With its Toraiz range, Pioneer DJ has spent the last few years moving beyond its traditional club-centric remit with a run of products aimed at studio producers and live musicians.
So far, Toriaz products have included a sampler, the SP-16, as well as the Dave Smith-powered AS-1 monosynth. Now Pioneer DJ is adding one more product to the range - a standalone hardware sequencer named SQUID (derived from SeQUencer Inspirational Device).
This latest tool is a 16-track polyphonic step sequencer, capable of outputting MIDI, CV, clock triggers and DIN sync. Its interface is focused around a grid of 16 backlit pads that can be played live or used to input sequencer steps.
Each of the 16 tracks can be programmed with up to 64 patterns, each with a maximum of 64 steps. If your ideas exceed that inbuilt memory, there’s a desktop manager app for PC/Mac that will allow users to import/export SQUID patterns, as well as import MIDI sequences created within a DAW.
Alongside these core sequencing tools, SQUID also packs a number of creative features that should give the device its own unique character.
First up is an Interpolation mode, which lets users input parameter data such as pitch, velocity and gate for the beginning, end and middle of a sequencer and effectively let SQUID fill in the gaps to flesh out your phrase. There’s a Harmonizer chord mode, too, which allows users to experiment with chord shapes and patterns around root notes assigned to each sequencer pad.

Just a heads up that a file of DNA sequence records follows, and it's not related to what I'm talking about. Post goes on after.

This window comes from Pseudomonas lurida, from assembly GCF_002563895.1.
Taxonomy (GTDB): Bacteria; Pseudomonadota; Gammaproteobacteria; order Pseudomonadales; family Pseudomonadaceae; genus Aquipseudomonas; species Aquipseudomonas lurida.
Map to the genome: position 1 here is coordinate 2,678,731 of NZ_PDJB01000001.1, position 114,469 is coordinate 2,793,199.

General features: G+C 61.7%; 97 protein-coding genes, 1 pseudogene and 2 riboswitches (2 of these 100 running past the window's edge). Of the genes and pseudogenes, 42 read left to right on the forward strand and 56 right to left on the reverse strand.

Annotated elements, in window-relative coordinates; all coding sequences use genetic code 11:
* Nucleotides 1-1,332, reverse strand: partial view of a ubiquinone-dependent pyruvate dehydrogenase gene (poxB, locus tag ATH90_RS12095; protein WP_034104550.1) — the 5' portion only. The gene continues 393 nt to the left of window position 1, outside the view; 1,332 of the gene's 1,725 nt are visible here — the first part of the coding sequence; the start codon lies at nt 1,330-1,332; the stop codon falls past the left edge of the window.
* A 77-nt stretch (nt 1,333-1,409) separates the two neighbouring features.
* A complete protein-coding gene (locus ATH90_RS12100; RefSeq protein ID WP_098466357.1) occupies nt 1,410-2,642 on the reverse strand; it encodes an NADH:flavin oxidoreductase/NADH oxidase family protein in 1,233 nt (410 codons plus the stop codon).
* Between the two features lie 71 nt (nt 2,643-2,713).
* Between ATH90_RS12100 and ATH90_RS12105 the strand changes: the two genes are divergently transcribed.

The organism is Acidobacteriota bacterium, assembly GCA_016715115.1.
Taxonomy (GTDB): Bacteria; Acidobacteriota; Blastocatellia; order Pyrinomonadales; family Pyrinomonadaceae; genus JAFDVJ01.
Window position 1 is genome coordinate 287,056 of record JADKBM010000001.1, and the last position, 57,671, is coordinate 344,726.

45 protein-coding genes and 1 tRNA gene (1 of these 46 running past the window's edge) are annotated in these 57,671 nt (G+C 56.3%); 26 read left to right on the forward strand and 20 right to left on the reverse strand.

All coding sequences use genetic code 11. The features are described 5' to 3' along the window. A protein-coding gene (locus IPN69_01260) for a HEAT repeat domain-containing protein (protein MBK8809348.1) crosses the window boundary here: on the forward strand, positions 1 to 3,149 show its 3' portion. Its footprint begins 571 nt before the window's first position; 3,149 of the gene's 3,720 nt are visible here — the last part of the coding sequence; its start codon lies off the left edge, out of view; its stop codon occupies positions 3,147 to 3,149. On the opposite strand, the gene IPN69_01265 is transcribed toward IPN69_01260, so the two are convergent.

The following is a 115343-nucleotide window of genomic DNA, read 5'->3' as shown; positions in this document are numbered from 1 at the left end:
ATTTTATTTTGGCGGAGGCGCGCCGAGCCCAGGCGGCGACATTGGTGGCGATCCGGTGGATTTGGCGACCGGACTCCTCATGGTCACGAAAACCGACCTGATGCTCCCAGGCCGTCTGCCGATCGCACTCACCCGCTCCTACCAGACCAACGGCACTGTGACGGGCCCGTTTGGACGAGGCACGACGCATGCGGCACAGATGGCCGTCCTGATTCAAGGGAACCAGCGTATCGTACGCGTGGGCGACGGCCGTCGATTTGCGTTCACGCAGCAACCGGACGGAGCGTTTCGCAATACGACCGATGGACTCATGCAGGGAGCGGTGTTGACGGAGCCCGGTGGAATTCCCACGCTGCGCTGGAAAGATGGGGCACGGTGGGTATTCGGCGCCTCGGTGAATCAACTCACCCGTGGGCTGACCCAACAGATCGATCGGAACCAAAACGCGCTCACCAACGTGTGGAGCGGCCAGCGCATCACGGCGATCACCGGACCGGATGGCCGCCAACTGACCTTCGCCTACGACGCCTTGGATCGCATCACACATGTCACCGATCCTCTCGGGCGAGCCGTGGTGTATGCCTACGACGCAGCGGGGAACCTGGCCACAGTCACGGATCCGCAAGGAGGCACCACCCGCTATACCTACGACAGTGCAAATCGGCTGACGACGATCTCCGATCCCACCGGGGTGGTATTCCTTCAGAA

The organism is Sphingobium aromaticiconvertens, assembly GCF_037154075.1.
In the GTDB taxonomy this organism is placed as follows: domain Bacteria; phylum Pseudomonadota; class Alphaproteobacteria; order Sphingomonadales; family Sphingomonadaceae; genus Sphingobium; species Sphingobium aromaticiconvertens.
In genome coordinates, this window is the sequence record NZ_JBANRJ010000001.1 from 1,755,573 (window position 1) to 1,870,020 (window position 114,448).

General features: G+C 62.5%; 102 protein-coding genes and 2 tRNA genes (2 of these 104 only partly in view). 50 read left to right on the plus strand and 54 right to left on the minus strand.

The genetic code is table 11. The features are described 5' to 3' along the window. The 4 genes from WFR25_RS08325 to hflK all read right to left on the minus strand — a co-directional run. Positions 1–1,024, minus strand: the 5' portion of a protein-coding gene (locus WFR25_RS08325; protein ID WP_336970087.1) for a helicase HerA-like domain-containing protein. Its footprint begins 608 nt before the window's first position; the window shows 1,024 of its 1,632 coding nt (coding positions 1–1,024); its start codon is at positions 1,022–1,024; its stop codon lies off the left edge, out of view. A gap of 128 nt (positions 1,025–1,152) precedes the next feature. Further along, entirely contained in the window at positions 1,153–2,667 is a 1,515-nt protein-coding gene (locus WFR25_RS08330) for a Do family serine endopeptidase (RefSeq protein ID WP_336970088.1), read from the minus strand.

The most interesting tools, however, come from SQUID’s Phrase Arrangement section. Here, we get a Running Direction control, for setting the order in which the sequence moves through the device’s pad grid.
There are six direction options here, including esoteric ones like Zig-Zag and Clockwise, all of which can be played forwards, backwards or in ‘flip’ mode to achieve a total of 48 playback directions.
In this section, SQUID also features a Speed Modulation function, which allows for LFO-style modulation of a pattern’s playback speed to create grooves that speed up and slow down on their own. This comes coupled with a Groove Bend function that uses a slider for realtime adjustment of trigger delays, for adding extra groove and swing to patterns on the fly.
Finally, SQUID packs an intriguing Time Warp tool, which allows users to recall and save the previously played sequence. The idea here appears a little like a hardware version of Ableton Live’s Capture tool, letting users experiment and without worrying about constantly recording.
On the all-important I/O front, SQUID comes with plenty of options, packing MIDI In, Out, and thru/out 2 ports, a USB connection, two CV and two gate outputs, clock trigger in and out, and DIN sync in and out.
Combined with the intriguing feature set and - by the looks of it - plenty of hands-on control, SQUID looks like one impressively powerful sequencer. Colour us excited!
SQUID is available now priced at $599. Find out more on the Pioneer DJ website.